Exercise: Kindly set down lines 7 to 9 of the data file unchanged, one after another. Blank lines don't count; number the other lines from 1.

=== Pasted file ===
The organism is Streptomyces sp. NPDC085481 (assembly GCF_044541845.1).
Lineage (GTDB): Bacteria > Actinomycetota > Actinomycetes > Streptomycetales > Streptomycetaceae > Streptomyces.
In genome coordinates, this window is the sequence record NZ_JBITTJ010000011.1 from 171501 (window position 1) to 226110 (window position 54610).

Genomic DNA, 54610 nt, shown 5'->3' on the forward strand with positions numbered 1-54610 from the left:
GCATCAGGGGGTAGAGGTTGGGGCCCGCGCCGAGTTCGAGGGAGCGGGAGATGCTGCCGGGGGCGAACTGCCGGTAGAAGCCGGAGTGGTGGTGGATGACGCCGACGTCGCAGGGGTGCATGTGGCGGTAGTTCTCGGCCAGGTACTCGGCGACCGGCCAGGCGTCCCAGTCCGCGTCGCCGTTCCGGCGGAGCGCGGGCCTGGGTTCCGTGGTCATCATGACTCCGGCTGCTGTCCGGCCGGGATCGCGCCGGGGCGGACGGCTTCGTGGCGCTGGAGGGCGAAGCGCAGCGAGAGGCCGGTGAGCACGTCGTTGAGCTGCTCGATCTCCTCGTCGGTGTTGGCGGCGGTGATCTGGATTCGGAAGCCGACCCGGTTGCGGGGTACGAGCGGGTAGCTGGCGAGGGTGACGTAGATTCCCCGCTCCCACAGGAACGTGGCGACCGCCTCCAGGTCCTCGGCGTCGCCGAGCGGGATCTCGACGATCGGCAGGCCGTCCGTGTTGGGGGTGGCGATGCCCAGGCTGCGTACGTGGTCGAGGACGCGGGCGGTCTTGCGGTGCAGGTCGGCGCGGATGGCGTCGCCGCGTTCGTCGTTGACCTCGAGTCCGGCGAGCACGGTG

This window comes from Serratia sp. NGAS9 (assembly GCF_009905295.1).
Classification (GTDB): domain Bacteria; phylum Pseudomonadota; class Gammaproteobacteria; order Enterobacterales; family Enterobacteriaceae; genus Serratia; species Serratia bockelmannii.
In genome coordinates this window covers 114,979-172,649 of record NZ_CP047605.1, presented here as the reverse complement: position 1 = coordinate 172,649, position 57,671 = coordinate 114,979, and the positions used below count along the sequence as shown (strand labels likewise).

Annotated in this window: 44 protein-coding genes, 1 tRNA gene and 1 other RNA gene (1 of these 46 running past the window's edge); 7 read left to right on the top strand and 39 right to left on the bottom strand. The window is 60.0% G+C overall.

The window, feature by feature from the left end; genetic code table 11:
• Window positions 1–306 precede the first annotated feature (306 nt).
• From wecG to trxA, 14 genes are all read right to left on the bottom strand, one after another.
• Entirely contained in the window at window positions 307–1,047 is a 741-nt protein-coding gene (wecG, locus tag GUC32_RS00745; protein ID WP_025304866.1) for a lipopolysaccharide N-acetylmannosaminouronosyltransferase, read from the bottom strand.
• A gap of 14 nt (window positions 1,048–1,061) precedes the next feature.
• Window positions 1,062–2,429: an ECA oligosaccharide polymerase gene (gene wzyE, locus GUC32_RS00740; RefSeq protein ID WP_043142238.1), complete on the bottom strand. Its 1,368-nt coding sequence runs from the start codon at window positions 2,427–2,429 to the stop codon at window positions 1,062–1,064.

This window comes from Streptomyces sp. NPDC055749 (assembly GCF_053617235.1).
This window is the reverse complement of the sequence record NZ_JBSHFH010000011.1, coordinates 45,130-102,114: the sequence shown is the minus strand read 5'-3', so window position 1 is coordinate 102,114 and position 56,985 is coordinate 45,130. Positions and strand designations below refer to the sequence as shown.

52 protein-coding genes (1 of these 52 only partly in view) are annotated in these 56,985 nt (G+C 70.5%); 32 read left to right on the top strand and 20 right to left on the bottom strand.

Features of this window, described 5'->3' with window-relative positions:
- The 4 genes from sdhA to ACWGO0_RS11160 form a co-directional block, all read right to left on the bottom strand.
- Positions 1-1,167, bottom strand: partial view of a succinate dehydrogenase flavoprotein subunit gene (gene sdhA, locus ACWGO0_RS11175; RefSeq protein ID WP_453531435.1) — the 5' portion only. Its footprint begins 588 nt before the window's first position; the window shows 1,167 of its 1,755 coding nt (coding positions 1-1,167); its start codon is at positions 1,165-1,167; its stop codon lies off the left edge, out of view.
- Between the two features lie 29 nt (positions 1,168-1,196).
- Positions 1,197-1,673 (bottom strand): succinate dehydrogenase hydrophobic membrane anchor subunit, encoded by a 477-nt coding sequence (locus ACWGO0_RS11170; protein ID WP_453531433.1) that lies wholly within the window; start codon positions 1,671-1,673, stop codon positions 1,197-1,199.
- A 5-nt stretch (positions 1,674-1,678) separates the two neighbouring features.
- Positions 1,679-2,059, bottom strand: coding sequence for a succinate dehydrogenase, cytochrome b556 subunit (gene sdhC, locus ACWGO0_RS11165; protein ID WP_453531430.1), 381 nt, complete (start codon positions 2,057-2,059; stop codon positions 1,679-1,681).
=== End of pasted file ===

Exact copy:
Classification (GTDB): domain Bacteria; phylum Pseudomonadota; class Gammaproteobacteria; order Enterobacterales; family Enterobacteriaceae; genus Serratia; species Serratia bockelmannii.
In genome coordinates this window covers 114,979-172,649 of record NZ_CP047605.1, presented here as the reverse complement: position 1 = coordinate 172,649, position 57,671 = coordinate 114,979, and the positions used below count along the sequence as shown (strand labels likewise).

Annotated in this window: 44 protein-coding genes, 1 tRNA gene and 1 other RNA gene (1 of these 46 running past the window's edge); 7 read left to right on the top strand and 39 right to left on the bottom strand. The window is 60.0% G+C overall.